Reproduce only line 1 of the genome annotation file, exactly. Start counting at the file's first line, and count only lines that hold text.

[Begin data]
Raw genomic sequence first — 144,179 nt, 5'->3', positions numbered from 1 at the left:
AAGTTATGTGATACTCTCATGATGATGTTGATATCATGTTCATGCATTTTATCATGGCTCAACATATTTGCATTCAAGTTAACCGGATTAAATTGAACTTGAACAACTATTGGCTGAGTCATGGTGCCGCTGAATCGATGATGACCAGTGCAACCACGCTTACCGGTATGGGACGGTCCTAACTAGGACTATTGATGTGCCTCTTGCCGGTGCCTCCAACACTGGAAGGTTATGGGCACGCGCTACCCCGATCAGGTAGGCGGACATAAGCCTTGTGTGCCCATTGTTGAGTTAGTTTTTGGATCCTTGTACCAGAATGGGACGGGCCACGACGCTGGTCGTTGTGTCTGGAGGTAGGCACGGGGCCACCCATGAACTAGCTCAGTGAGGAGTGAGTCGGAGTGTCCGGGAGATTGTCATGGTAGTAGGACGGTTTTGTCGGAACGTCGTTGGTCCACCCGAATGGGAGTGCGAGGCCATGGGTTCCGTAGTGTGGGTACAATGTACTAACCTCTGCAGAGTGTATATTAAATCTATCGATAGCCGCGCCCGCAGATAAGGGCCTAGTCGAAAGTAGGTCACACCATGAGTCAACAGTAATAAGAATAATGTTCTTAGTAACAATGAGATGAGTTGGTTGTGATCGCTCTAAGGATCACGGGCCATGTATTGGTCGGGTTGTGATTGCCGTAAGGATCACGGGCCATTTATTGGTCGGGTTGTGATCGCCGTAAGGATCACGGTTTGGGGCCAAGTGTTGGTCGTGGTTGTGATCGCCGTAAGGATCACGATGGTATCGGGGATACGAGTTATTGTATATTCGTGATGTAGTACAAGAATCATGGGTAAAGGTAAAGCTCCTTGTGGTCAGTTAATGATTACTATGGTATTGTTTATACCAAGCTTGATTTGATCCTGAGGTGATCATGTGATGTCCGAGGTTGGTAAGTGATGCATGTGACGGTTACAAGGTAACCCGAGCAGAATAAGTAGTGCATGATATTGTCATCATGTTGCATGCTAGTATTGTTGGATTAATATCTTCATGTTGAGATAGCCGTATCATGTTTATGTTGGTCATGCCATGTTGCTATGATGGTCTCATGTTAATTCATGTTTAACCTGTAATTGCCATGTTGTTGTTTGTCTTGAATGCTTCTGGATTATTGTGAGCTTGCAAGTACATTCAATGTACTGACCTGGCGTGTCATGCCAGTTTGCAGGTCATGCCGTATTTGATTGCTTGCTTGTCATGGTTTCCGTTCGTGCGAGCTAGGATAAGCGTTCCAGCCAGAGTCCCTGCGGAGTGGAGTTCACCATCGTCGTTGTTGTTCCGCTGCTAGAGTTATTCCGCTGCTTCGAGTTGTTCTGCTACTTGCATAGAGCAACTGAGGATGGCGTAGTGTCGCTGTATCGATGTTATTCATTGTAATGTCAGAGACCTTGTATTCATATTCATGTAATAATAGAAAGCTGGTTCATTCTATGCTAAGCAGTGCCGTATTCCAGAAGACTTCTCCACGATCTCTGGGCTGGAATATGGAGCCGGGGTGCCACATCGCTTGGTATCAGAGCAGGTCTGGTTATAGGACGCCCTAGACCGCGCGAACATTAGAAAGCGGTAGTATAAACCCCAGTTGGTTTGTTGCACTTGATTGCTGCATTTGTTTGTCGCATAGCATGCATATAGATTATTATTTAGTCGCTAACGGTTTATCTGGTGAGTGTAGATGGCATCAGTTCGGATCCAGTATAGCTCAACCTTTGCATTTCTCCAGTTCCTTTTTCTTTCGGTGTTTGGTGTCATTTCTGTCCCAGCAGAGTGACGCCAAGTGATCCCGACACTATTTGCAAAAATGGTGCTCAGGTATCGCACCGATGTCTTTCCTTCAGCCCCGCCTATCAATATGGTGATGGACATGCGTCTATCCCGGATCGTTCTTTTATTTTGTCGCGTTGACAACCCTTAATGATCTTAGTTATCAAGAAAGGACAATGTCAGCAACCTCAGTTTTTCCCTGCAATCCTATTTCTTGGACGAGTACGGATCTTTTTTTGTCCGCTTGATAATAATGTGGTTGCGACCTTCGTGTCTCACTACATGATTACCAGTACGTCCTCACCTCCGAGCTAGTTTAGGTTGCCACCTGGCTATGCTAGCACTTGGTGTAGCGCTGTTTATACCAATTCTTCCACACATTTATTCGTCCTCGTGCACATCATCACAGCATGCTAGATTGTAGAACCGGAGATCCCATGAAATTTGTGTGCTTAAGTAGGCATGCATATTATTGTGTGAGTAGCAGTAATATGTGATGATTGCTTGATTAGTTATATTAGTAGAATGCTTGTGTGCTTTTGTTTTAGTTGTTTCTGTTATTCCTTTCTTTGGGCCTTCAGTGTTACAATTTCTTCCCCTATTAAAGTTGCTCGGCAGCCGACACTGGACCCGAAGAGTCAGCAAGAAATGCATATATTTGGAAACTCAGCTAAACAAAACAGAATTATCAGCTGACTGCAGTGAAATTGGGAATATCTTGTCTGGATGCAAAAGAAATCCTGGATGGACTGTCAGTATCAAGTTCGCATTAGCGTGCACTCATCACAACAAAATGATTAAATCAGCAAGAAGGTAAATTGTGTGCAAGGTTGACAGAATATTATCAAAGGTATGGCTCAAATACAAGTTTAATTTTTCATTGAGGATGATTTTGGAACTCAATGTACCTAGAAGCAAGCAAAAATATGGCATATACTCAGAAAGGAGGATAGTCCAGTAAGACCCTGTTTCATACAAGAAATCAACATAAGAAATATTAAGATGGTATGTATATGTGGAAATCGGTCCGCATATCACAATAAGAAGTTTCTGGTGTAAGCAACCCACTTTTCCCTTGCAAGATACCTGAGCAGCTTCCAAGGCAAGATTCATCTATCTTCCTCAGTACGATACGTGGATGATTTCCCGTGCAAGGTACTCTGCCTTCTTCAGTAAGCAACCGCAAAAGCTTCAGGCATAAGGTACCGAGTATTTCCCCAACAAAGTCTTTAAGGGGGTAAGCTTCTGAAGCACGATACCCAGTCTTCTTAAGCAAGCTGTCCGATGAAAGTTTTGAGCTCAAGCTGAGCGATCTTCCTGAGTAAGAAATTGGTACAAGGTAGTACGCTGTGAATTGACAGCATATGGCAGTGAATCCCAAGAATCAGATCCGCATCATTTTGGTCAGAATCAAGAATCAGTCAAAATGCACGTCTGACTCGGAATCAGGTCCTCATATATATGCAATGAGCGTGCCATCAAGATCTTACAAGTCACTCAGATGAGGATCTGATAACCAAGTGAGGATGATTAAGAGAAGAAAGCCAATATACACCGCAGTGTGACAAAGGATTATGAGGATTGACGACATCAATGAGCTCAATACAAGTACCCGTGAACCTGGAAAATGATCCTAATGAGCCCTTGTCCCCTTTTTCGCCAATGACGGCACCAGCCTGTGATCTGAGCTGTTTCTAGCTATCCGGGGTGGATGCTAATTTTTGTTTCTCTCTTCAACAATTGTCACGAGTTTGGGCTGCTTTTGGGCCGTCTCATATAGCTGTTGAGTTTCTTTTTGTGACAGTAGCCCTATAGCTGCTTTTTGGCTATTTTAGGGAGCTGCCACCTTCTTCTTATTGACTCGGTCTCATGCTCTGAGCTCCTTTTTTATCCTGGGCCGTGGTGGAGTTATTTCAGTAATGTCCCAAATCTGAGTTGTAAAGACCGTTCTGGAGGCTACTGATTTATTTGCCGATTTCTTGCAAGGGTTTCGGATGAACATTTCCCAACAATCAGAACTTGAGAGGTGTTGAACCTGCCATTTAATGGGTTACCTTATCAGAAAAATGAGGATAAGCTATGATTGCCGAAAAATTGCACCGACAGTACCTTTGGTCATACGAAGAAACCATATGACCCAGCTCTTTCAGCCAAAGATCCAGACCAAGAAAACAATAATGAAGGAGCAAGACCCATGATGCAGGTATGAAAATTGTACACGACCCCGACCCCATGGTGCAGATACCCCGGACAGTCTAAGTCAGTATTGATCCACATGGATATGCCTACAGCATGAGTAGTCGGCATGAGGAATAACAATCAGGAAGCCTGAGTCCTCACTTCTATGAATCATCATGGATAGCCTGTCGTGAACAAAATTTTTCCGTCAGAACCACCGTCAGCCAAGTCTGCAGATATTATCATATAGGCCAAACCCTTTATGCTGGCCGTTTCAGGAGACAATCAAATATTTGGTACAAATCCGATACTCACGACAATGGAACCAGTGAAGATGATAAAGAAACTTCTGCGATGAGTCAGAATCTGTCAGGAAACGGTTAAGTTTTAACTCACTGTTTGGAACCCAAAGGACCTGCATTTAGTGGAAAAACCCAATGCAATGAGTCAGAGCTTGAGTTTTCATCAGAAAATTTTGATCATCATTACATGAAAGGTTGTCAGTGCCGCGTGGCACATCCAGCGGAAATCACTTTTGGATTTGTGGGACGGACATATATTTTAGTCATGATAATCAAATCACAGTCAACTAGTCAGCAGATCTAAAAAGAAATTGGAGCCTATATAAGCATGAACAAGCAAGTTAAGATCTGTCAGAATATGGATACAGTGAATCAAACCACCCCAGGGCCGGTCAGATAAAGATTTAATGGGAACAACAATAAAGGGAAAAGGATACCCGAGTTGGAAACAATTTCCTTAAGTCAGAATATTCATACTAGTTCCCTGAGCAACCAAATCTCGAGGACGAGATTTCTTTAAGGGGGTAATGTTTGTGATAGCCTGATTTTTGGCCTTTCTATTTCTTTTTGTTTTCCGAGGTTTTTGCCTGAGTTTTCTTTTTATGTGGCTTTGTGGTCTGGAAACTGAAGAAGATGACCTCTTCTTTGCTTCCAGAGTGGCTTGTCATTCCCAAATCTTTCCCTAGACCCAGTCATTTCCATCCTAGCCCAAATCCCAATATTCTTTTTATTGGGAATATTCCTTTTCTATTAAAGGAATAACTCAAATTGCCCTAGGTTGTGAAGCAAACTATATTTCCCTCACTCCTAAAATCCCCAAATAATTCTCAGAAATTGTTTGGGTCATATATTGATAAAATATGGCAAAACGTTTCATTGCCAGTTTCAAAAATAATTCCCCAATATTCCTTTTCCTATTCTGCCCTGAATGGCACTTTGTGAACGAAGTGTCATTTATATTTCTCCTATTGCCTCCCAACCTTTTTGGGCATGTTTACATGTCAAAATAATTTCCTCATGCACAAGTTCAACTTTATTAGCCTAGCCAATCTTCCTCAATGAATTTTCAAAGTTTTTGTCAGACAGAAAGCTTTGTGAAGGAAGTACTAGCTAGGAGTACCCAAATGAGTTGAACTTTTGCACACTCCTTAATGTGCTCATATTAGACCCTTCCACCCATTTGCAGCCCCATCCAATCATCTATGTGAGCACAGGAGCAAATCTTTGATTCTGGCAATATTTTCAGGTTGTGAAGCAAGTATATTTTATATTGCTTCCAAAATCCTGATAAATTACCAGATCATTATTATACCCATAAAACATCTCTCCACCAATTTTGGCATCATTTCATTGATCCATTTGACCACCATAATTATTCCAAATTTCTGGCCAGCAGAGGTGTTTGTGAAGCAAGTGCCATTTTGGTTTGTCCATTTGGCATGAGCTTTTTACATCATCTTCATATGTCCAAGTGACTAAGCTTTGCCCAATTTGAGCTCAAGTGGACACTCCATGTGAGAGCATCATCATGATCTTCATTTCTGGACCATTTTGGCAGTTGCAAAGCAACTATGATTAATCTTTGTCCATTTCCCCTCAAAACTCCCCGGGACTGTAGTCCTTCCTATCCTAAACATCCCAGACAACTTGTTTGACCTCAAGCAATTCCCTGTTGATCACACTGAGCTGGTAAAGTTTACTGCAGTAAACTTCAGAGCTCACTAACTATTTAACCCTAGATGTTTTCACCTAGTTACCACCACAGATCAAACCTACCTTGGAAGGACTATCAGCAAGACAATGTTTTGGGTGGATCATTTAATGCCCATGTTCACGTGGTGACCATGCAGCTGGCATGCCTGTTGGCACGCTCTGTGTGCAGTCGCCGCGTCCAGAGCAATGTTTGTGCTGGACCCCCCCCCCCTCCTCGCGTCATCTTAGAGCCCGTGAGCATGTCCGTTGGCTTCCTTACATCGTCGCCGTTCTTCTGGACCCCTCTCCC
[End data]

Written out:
Raw genomic sequence first — 144,179 nt, 5'->3', positions numbered from 1 at the left: